TrapCall signals the end for anonymous phone calls

February 17, 2009

One of the biggest annoyances in life has to be the anonymous phone call. Whether it be a prank call, a stranger, or a company trying to sell you something, they’re never welcome. Thankfully, a new service called TrapCall is set to signal the end for anonymous phone calls.

Since the early 1990s it has been possible to shield your phone number when ringing someone. The system was set up with all the best intentions, making privacy possible, and giving people whose lives could depend on anonymity, such as victims of domestic violence, that choice. But as with everything, the system has been hijacked by spammers and ne’er-do-wells.

Personally, I never answer a phone call to someone when they’ve blocked their ID, but when the phone has stopped ringing, I’m left wondering who it was, whether it could have been important, and the like. Still, the way I see it, if it is anyone I actually want to talk to, they’ll surely ring back or contact me another way.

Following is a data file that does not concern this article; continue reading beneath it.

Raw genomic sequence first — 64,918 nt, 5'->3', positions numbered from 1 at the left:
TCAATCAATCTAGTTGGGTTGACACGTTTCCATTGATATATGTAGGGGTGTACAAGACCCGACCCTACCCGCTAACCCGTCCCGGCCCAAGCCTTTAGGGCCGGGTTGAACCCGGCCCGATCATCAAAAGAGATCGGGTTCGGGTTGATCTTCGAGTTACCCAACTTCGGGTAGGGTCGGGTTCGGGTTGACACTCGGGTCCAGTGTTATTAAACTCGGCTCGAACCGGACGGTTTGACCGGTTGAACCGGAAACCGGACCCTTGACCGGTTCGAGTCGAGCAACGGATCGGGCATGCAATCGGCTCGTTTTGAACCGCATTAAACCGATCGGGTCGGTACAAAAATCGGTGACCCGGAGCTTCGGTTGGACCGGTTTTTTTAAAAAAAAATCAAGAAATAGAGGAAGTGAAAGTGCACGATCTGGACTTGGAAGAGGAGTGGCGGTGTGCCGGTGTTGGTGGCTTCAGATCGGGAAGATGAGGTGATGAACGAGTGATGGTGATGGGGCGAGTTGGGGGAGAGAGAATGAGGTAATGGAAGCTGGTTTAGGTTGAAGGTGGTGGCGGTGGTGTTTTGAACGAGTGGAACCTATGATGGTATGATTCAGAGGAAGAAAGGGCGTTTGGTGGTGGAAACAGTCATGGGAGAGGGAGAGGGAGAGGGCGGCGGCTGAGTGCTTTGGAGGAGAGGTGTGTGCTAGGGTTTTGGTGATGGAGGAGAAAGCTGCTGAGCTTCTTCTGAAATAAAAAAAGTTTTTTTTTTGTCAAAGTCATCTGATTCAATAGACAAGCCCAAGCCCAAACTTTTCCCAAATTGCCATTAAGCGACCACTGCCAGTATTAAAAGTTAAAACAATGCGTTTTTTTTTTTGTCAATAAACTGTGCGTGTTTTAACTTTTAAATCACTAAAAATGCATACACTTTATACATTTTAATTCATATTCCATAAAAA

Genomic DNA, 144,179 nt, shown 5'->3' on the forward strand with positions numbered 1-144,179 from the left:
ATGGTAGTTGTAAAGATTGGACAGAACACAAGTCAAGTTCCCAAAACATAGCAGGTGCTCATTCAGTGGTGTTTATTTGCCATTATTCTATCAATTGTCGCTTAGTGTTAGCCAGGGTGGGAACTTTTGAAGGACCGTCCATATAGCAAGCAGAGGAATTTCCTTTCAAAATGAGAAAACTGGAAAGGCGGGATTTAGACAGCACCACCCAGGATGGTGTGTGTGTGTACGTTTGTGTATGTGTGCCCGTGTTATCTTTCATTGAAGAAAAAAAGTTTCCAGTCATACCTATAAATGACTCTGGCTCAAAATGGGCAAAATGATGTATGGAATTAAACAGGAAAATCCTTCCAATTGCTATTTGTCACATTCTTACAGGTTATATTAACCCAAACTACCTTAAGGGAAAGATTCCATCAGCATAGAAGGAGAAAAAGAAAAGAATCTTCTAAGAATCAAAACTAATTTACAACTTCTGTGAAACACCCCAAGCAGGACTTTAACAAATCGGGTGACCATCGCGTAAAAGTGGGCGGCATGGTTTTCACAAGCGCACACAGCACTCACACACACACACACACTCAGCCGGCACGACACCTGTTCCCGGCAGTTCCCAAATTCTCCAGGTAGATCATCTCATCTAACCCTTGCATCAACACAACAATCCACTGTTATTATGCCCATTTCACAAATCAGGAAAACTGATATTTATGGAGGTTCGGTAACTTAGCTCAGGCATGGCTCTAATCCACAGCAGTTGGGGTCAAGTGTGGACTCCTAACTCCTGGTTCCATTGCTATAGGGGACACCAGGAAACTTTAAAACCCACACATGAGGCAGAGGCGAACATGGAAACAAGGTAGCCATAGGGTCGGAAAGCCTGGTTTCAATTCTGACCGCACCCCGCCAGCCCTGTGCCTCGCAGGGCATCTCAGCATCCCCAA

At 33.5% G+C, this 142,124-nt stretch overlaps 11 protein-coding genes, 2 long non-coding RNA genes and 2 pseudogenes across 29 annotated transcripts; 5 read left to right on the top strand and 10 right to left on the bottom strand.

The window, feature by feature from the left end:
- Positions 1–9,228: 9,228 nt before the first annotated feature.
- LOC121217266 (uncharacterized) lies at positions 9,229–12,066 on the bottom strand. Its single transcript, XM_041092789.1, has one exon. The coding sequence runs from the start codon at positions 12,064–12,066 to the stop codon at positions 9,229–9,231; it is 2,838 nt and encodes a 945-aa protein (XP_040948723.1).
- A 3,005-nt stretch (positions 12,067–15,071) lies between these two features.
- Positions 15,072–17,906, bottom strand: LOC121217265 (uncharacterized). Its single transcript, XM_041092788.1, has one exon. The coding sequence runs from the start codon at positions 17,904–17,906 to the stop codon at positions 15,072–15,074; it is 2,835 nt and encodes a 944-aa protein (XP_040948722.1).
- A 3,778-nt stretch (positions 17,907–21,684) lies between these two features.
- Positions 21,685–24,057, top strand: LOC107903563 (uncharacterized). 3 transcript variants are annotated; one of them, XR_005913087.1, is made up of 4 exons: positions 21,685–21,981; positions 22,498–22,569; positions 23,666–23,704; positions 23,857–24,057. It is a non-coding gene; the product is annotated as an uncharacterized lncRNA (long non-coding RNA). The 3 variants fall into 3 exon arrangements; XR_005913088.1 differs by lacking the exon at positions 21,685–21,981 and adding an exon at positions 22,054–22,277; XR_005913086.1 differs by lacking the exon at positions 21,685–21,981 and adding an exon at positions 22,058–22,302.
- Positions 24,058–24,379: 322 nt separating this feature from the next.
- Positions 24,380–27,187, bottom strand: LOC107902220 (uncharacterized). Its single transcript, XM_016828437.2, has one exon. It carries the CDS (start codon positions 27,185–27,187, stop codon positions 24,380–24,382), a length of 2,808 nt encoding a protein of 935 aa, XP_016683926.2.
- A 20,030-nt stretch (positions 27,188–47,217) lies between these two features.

According to Wired, anonymous phone calls and Caller ID masking could now become a thing of the past thanks to TelTech systems’ TrapCall service. TrapCall unmasks anonymous callers and givers recipients options for what to do with that caller’s number and details.

TrapCall takes advantage of a loophole in the U.S. Caller ID blocking system which sees calls to toll-free numbers unblocked. TrapCall utilizes this loophole to unmask anonymous phone callers, with the offending call being looped through TelTech’s toll-free number, and then sent back to the original recipient.

This basic Fly Trap service is free, and comes with a blacklisting option for callers identified as unwanted. There is also the Mouse Trap service, which for $10 a month creates transcripts of voicemail messages and can reveal the name of the previously-anonymous caller. For $25 a month, Bear Trap records your incoming calls and can reveal the billing name and street address of the once-immune caller.

AT&T and T-Mobile subscribers in the States can now use the service, with other carriers expected to be added in the weeks ahead. Unfortunately, it doesn’t look like Europe is going to be included in the roll-out so I guess I’ll have to just keep ignoring the annoying anons who seem determined to talk to me.

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